CLO Panel: Upskilling & reskilling - what’s the ROI?
In this CLO panel discussion, we asked a group of top L&D experts about how they measure the ROI of their upskilling and reskilling training programs.
Metrics and data are paramount in helping organizations gain a deeper understanding of the impact of their L&D programs. As businesses are placing increased emphasis on upskilling and reskilling their workforce for the future of work, what should they be measuring to ensure their initiatives are having the desired impact on skill gaps?
Watch this panel session of industry leaders as they come together to review the ROI around upskilling and reskilling.
In this short extract, panelists share approaches to identifying skills of the greatest need and how they're going about focusing on skill development.
- Kimo Kippen, Founder, Aloha Learning Advisors
- Karen Massey, Director of Learning and Development, Bumble Bee Foods
- Capt. Timothy Hammond, Commanding Officer, U.S. Coast Guard Training Center Yorktown
- Sara Ley, Head of Digital & Tech Practice, Senior Director, Johnson & Johnson
- Austin Kenny, Chief Revenue Officer, ETU
- John Fallon, Director of Product Marketing, ETU
FastTalk and speed round
New immersive learning methods allow enterprises to scale powerful upskilling approaches to thousands of learners globally. And scale isn’t the only benefit – skill measurement data from these immersive simulations can be used to personalize learning journeys. It’s the personalization at scale that optimizes learners’ seat times and provides the ROI required to re-imagine learning programs.
Watch this session delivered by John Fallon and Austin Kenny as they share their experience from a program that is on track to generate $13 million in savings as it scales upskilling to 100,000 learners.
Insights from live poll
The live Breakfast Club event was attended by over 200 learning and development professionals who shared their views on upskilling strategies and priorities.
Insight 1 - seat-time savings
71% of learning professionals stated that seat-time savings are important to upskilling ROI.
Insight 2 - testing out
79% of learning professionals use testing-out as part of their designs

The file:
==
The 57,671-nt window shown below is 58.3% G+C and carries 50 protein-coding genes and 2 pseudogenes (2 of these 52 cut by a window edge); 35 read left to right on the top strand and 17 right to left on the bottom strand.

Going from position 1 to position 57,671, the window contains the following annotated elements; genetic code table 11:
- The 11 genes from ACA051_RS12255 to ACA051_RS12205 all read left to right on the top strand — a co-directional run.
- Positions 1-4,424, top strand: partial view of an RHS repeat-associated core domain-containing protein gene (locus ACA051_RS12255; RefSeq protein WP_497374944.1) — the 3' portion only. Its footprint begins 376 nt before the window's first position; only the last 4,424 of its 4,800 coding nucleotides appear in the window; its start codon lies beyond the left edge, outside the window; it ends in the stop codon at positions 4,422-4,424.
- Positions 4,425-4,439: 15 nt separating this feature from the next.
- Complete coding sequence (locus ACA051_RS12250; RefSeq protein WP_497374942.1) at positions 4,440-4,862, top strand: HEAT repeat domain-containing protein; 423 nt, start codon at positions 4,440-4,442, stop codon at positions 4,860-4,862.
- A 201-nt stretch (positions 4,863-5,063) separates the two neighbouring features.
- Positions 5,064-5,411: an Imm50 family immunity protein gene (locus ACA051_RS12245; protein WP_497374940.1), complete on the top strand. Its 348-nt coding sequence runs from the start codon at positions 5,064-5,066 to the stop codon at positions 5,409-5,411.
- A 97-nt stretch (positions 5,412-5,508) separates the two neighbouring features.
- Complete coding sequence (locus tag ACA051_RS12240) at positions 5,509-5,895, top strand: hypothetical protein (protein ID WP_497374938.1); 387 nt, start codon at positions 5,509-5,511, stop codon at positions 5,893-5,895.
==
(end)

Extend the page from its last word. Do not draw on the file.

Insight 3 - critical or "soft" skills
95% of learning professionals find soft skills more difficult to measure.
Insight 4 - shrinking content length
80% of learning professionals see the ideal length of digital learning content as less than 20 minutes
with 34% of the view that it should be less than 10 minutes.
Insight 5 - continued need for leadership development
Clearly, the most important area for upskilling is leadership with 85% of learning professionals calling this out, with DEI next most important at 46%.
Panel Discussion continued
Watch this complete recording of the panel session here.
The use of simulations that you've mentioned, that can be a very positive way, because it actually puts the learner right into a situation that they have to respond. And then I think what you also mentioned was really good was remediation, right? So where there was a need, you know, it's like, it's not that, you know, even if you, you didn't maybe get it right the first time, but after the remediation, you've had the opportunity to get it right. And that's really, what's more important about, it's not about being right. It's about getting it right. You know, and that, again, that's, that's part of that learning process to help people move, move there.
I will jump in on the ROI from a bit of a different focus space. So I mentioned, that I worked for GE for a while, and, and we used to say ROI was just assumed. It wasn't something we set out or expected from leaders to measure. So that was interesting for many of us who've been in the learning space that we just knew it was effective. The return on investment was there and then shifting into PWC and leading their digital upskilling, which was around their business transformation. How they tech-enabled and automated work with their clients. And the effort was around upskilling everyone, right? So the entire firm and going about that in a, in leveraging a lot of different programs and channels, but then how do you know it was effective, right?